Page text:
I find this series fascinating in a morbid way, but I just do not understand it at all.
Gaaaack! Oscar gives me stress. Pay off your credit carrrrrds! Though I suppose if he's already living in a trash can, maybe he doesn't have much farther to fall...
I don't answer the phone from unknown numbers either. If it's important, they'll leave a message. Since I have found that ignoring calls does get me called repeatedly, I use my cell phone's reject function so that it doesn't even ring when they call, just auto-rejects. I can see later that there was a call, but it doesn't annoy me the way that the constant calling used to.
Props to you for doing this (I guess?) but this trip sounds like my idea of a nightmare. I would have taken the adulthood and been done with it.
@WayDownSouth It's not strictly a quota, in that shows don't explicitly HAVE to employ a certain number of men/women/minorities/etc. Many times these writers rooms ARE very, very white and very, very male. But as with so many cases, diversity is a data point that employers love to toot their own horn about, so there is a certain amount of conscious effort into trying to get other candidates in the door. This is, however, a double-edged sword -- I can't tell you how many times I've heard, "I tried to get you a meeting with this show but they already have a woman on staff" or "They just hired an Asian last year so your chances aren't great." Like they've done their duty and now that obligation has been met. I have never felt more like a token minority than I have in Hollywood, that's for sure. Some shows will look favorably on having a studio program pay the diversity candidate's salary (making it a "free" hire for the show), and other shows will look down on that as being a duty hire, like having an undesirable employee foisted upon you that you just have to live with. There are a lot of good and bad things that come with the territory, but at the end of the day I guess I'd rather the programs exist than not.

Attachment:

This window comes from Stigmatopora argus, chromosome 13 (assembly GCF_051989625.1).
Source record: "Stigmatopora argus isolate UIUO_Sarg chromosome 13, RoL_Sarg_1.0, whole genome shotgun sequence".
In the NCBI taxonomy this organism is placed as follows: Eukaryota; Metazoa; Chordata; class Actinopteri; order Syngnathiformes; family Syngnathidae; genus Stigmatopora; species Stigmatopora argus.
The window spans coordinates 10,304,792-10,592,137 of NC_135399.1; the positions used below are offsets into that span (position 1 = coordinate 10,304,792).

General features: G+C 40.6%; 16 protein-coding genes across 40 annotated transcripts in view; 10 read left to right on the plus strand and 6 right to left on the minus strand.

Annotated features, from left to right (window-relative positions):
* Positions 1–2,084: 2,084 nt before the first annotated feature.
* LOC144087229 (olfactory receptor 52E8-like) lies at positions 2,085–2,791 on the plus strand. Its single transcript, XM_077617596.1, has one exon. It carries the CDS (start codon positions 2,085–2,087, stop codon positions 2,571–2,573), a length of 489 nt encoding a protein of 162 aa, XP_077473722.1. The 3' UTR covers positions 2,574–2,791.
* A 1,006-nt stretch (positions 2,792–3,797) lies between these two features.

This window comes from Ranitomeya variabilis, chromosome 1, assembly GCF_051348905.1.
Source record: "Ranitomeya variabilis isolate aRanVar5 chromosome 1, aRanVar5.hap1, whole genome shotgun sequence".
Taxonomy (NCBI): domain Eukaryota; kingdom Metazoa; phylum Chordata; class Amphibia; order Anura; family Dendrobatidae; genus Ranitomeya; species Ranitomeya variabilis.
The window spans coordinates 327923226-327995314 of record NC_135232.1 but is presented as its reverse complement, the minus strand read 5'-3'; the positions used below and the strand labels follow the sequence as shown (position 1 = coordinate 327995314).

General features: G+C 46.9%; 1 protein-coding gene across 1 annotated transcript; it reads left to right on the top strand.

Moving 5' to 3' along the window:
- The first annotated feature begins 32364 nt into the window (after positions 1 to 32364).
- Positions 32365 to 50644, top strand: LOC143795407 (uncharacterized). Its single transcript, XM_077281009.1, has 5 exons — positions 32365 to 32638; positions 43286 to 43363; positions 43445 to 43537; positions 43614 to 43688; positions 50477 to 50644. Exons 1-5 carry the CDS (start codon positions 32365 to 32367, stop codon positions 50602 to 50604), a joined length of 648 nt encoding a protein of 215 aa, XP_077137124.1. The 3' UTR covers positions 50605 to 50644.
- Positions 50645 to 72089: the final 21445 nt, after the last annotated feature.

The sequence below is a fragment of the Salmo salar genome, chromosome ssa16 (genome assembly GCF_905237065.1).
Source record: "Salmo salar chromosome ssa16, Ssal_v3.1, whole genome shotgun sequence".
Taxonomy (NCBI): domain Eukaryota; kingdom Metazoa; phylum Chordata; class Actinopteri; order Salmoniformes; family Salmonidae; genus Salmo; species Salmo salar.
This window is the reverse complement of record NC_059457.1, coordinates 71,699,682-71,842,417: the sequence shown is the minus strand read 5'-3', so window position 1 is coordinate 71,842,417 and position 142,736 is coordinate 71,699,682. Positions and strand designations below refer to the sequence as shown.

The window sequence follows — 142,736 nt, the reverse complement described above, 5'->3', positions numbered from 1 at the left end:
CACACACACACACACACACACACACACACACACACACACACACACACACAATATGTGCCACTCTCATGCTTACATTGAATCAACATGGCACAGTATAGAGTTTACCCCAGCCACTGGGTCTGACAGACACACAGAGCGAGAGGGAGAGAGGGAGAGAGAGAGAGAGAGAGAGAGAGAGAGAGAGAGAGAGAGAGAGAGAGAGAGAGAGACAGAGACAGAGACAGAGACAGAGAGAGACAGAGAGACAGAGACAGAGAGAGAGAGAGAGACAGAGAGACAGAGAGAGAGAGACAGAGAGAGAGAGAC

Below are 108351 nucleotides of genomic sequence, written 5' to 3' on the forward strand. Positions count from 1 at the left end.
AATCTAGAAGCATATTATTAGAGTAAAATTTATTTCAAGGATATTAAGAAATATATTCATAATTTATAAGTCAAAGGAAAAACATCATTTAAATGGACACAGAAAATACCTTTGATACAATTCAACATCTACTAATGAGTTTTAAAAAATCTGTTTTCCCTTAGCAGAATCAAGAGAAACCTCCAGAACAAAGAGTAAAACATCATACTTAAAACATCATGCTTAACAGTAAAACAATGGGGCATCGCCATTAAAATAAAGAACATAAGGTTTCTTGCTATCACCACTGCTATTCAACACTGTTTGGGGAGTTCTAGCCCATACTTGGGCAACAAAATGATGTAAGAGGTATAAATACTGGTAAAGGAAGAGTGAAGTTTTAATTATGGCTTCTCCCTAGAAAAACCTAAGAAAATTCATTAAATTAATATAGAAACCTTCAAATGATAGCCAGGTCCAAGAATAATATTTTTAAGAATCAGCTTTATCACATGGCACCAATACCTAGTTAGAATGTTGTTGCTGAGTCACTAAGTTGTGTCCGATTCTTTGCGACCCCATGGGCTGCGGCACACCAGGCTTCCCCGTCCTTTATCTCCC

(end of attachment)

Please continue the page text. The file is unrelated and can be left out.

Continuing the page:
@WayDownSouth I don't think this writing team is trying to take unfair advantage of the system. I think the TV industry is better for having these diversity programs in the first place, and it would be much more unfair to deny them a chance to be part of one because half the team is white than to include them because half the team is a minority. By the way, not that it should make a difference, but I am an Asian woman who has taken part in two of these programs myself. Yes, the industry is overwhelmingly white and male, but I have no problem with a team of this nature taking a coveted slot in one of the programs -- granted, of course, that they got in on the basis of being kickass writers with awesome spec material.
@um I think you're being a little harsh here. In TV writing, a team is treated as one entity -- so the salary that one writer would get paid, a team has to split. They take up one "slot" in a writing room, not two. So a team where one member is a minority does qualify for diversity programs. Think of it more like one person being biracial -- you couldn't tell a half-white, half-Asian woman that her whiteness invalidated her Asianness, could you?
I totally understand that people want to be responsible with their money and only spend what they have in the bank, but I also find it super condescending and also counterproductive to get up on a high horse about how using cash is the ONLY good way to buy things. First of all, using your debit card for day-to-day purchases can carry risks too, and when you find your card stolen or are in a dispute over a bad purchase, you're stuck in ways that you wouldn't be with a credit card, which offers protections and allows chargebacks. I've had friends who've been overcharged mistakenly for purchases on debit (decimal point shifted over a place), which overdrew their bank account, accrued bank fees, and made them broke for weeks until the charge could be reversed. So when I have the choice I use my credit card, get rewards points, and buy myself "free" ebooks on Amazon with those points as a treat every few months. I use my credit card all the time and I'm incredibly responsible about it, and having good credit has benefited my life more than having no credit. I realize this doesn't work for everyone. But there's no point in sneering at someone who chooses to use their money differently.
@i'llnamemypuppyavonbarks Interesting that that's a way to stop the questioning! I need to think of an answer that will do that for times when I don't care to elaborate. I love what I do but sometimes I don't want to get into a whole long explanation about it, and when you say "I'm a writer" people will ALWAYS ask more. I'm a bad liar so I haven't figured out a way to deflect, but maybe I should just say "I'm an accountant" or something.
I remember reading the comment in the original post and having a light bulb moment. I am more of the type who likes to *think* having the perfect appliance would make me into that other person I want to be, so it actually helped get rid of some shopper's envy for me. I do not need those things! They will not make me suddenly domestic!